Wednesday, March 25, 2015

Heroin bill finally passes and is signed into law; Naloxone program put into motion; dating-violence bill sent to Beshear

By Melissa Patrick
Kentucky Health News

The long-negotiated bill to tackle Kentucky's heroin-overdose epidemic passed in the final hours of the 2015 legislative session.

Almost immediately after the heroin bill passed the Senate, a bill to offer immediate civil protections to dating partners who are victims of dating violence was passed after being held in the chamber since February 13 -- likely because Democratic Rep. John Tilley of Hopkinsville, chair of the House Judiciary Committee, was the original sponsor of both bills.

Tilley told reporters that the passage of the two bills meant it had been a successful session.

Gov. Steve Beshear signed the heroin legislation, Senate Bill 192, into law Wednesday, March 25, less than 12 hours after it passed, so that its emergency clause could put it into effect immediately. The dating violence bill, House Bill 8, has been delivered for his signature.

"Senate Bill 192 is tough on traffickers who bring these deadly drugs into our communities, but compassionate toward those who report overdoses or who admit they need help for their addiction," Beshear said in a release. "I applaud our legislators for putting aside partisan interests for the greater good of all Kentuckians who have been affected by this devastating drug."

The bill passed the Democrat-controlled House 100-0 and the Republican-controlled Senate 34-4. Republican senators John Schickel of Union, Joe Bowen of Owensboro, Chris Girdler of Somerset and Paul Hornback of Shelbyville voted against it.

The stickiest issues were a needle-exchange program, which many senators opposed, and tough new penalties for drug traffickers, which Tilley and many House members said would not be effective. The new law allows needle-exchange programs of approved by local governments, and the tough penalties, but allows the judge to be lenient in sentencing if the defendant is an addict.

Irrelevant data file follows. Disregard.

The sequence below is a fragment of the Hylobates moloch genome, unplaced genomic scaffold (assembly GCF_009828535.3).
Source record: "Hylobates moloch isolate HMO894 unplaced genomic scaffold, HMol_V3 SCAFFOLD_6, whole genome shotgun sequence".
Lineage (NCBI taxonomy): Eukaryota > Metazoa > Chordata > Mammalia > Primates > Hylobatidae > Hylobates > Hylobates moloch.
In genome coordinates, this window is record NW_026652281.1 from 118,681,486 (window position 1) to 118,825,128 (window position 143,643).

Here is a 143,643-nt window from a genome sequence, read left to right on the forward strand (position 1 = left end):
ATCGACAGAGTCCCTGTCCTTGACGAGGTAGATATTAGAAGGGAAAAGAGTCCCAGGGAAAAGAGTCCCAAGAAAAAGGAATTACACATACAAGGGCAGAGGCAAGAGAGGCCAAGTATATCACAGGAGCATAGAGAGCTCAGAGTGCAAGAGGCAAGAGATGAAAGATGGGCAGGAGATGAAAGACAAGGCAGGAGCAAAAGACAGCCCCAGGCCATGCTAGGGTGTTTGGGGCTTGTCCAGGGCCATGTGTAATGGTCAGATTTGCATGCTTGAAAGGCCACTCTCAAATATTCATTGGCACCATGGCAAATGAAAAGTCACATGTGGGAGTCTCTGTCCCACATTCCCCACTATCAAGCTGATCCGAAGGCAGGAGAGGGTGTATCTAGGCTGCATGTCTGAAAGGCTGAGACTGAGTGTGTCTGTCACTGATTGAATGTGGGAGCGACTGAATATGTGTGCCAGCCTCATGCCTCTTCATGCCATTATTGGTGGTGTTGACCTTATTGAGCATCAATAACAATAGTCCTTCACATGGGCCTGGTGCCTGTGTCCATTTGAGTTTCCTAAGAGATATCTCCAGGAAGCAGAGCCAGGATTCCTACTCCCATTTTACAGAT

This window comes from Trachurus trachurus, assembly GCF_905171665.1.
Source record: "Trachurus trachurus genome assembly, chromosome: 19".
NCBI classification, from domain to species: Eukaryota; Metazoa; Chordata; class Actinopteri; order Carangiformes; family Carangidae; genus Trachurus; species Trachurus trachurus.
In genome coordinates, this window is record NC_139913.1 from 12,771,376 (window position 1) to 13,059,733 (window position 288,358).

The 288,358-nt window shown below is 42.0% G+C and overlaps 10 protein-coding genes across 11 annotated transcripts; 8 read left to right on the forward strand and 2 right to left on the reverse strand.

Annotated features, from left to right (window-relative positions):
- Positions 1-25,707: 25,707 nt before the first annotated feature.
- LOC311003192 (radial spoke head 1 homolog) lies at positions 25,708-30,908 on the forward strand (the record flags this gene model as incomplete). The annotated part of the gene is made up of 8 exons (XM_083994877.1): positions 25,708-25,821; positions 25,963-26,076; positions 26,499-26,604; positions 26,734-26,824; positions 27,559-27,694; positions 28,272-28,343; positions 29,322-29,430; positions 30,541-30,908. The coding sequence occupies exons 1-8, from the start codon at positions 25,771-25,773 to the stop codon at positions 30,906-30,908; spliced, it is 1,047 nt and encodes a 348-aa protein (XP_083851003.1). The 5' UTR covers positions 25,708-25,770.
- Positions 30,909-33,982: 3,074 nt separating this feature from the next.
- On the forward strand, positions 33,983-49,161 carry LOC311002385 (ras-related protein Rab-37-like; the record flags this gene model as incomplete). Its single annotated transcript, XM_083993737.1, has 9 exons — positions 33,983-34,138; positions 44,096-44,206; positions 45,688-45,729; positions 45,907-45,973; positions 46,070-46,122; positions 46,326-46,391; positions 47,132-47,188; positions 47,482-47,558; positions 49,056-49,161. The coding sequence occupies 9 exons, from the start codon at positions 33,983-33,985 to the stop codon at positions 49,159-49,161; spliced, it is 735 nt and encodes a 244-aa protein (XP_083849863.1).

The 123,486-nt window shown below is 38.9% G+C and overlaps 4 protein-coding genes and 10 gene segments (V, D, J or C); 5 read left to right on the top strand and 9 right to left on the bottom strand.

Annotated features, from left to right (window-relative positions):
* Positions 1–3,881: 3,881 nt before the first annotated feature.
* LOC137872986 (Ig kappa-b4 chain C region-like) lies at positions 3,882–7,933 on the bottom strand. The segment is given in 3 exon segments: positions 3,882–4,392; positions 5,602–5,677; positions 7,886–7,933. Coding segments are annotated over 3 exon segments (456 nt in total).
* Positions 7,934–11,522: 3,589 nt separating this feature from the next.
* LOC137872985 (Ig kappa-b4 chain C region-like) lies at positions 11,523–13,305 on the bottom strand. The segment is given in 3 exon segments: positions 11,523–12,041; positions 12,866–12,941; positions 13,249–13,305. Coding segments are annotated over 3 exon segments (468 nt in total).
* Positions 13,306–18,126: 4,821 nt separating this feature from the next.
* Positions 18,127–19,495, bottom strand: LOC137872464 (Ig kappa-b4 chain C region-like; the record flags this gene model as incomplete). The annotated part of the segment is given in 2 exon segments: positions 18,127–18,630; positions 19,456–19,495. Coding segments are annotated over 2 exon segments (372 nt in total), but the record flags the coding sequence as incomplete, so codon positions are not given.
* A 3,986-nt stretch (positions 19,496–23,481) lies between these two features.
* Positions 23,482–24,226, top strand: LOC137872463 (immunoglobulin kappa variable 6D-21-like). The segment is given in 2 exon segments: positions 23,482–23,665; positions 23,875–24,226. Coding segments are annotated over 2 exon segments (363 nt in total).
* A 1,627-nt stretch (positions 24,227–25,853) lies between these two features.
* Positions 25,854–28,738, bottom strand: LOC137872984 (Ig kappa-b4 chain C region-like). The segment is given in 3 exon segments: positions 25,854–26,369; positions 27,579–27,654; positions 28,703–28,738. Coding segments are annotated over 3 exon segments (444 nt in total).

The bill also allocates money for drug treatment programs; includes a "good Samaritan" provision that allows a person to seek medical help for an overdose victim and stay with them without fear of being charged; access for addicts and their families to the drug Naloxone, a drug that reverses the effects of an overdose; and allows the Department of Corrections to provide an approved medication to inmates to prevent a relapse in their addiction.

"The bill includes provisions that are important to law enforcement and me: increasing penalties for large volume traffickers, expanding access to treatment, and getting heroin overdose reversal kits into the hands of our first responders. I know this legislation will save lives," Attorney General Jack Conway said in a news release.

Hornback argued that "forced rehab doesn't usually work," providing addicts with Naloxone and free needles simply enables them and the bill does not allow addicts any "consequences for their actions."

He said that while he knows there are people dying from heroin overdoses,"I didn't make that decision for them and I for one, and a lot of my constituents are tired of paying for people's bad decisions and that is what this (bill) does."

Tilley said in an interview after the vote that needle exchange programs are proven to work, will save taxpayers money and are absolutely necessary to "stem the tide of two tidal-waves that are headed Kentucky's way: HIV and Hepatitis C and Hepatitis B."

"The cost of treating someone with HIV is $350,000. The cost of treating someone with Hepatitis C is $85,000. The budget now had a $55 million hit just with the explosion of Hepatitis C last year. We can't afford that in Kentucky," he said. Advocates say the programs can be a gateway to treatment and rehabilitation.

Meanwhile, Conway and first lady Jane Beshear announced that funding for Naloxone kits would be made available to the hospitals in Kentucky with the highest rates of heroin overdose deaths. The kits will be provided free to every treated and discharged overdose victim at the pilot-project hospitals.

They made the announcement at the University of Louisville, which treated 588 people in 2013 for heroin overdoses, a news release said. In 2013, the latest data available, 230 of the 722 autopsied overdose deaths, or 32 percent, were caused by heroin, according to the Kentucky Office of Drug Control Policy.

Tilley and Republican Sen. Whitney Westerfield, also of Hopkinsville, "forged a friendship that allowed the two men to work out differences on a pair of high profile bills fraught with political pitfalls," Adam Beam reports for The Associated Press. "Westerfield, a former prosecutor, is running for attorney general against the son of Democratic Gov. Steve Beshear, giving Democrats all the reason in the world not to work with him."

The AP notes that Republican Sen. Chris McDaniel wrote the first draft of the heroin bill that passed the Senate in January, but it omits McDaniel's other role: candidate for lieutenant governor on a slate headed by Agriculture Commissioner James Comer. As the Senate prepared to give the final bill final passage, Republican Floor Leader Damon Thayer accused the House of not passing McDaniel's bill because of his candidacy.
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